Engineer 2.0

The engineers and designers who are “inventing the future of flight” gathered at the annual event that honors the most impactful achievements and offers post-contemporary insights.

Apr 2023

Engineering Recognition Day (ERD) is the event at which Avio Aero and GE engineers and designers are honored for their brilliant achievements during the previous year, according to specific categories, including: ‘technical mentoring’, ‘young engineer’, and also ‘science and technology excellence’ and ‘materials & manufacturing’. It is a review with awards and nominations. Furthermore, it is a networking and conference event where the more than 750 professionals operating in Europe gathered to celebrate success and look into the challenges of the future.

During the event, the keynote speeches of the 2023 edition by two special guests were heard by all engineering colleagues in Poland, the Czech Republic, and Italy connected together and online: the dean of the Politecnico di Torino, Guido Saracco, and the founder and CEO of X-nano, nanotechnology for the energy transition, Paolo Mutti.

In front of professionals from the Italian, Polish, and Czech Republic offices, the two speakers outlined the profile of the engineer of today and the future: Engineer 2.0. This professional is highly competent, specialized in their discipline, in technical matters, and, in today's ever-changing and unpredictable world, must take a holistic approach to the world around them. This is a professional who also frequently observes and takes on something that may seem most distant from science and technology: the humanistic side of knowledge, which is not often explored in depth in traditional scientific training.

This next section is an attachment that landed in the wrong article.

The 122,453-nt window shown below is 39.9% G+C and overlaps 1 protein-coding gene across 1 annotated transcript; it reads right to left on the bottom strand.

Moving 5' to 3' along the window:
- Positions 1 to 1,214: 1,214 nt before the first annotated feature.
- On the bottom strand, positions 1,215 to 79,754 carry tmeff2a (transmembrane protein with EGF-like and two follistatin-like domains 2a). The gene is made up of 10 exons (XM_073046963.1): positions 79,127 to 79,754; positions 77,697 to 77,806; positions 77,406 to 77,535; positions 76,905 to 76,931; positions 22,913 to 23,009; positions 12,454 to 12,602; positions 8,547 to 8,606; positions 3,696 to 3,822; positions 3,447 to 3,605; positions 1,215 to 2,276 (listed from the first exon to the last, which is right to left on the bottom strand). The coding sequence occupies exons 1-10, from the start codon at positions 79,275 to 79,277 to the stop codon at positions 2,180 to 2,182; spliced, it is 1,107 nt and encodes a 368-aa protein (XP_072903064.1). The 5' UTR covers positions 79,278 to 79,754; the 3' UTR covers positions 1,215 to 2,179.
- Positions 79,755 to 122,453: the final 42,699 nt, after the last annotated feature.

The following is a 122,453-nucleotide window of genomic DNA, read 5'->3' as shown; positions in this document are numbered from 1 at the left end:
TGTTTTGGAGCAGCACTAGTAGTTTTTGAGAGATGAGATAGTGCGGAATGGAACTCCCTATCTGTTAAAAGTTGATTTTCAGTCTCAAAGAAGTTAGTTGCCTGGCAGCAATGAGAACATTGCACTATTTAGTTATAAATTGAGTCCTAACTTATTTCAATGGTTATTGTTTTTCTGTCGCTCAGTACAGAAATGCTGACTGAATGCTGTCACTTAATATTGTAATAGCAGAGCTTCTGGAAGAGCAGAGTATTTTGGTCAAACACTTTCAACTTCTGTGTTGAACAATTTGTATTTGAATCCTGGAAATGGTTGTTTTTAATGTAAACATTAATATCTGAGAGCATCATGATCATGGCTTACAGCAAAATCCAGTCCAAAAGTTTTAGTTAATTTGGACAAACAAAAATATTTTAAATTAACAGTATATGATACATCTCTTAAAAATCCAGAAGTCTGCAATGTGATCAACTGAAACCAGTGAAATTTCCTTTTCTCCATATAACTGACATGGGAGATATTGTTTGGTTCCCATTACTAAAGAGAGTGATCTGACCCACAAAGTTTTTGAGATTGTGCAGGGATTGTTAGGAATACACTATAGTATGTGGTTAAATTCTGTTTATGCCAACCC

Guido Saracco, dean of Politecnico di Torino.

"There is a need to see young engineers addressing problems side by side with psychologists, semiologists, and philologists, combining a variety of professionalism and vocations"

In his speech, dean Saracco emphasized how today's students at the Politecnico have a great opportunity to learn and grow in a way that is different than in the past. This is made possible by courses that have an innovative structure and an increasingly diverse international environment. Tomorrow's engineers must experience a certain contamination from colleagues in the humanities faculties. It is from exchange and diversity that the best solutions and proposals are born.

“This is also how you create your professional growth,” Saracco said, pointing out that there is a need to see young engineers addressing problems side by side with psychologists, semiologists, and philologists, combining a variety of professionals and vocations even within technical teams.

Strengthening the link to companies also remains crucial: today, there are highly complex projects for which companies propose specific issues and require equally specific (as well as innovative) solutions that only so-called inter-functional teams, which include diverse profiles, are able to address, through sharing and debating. These techniques are difficult to express by working as they used to, in watertight compartments.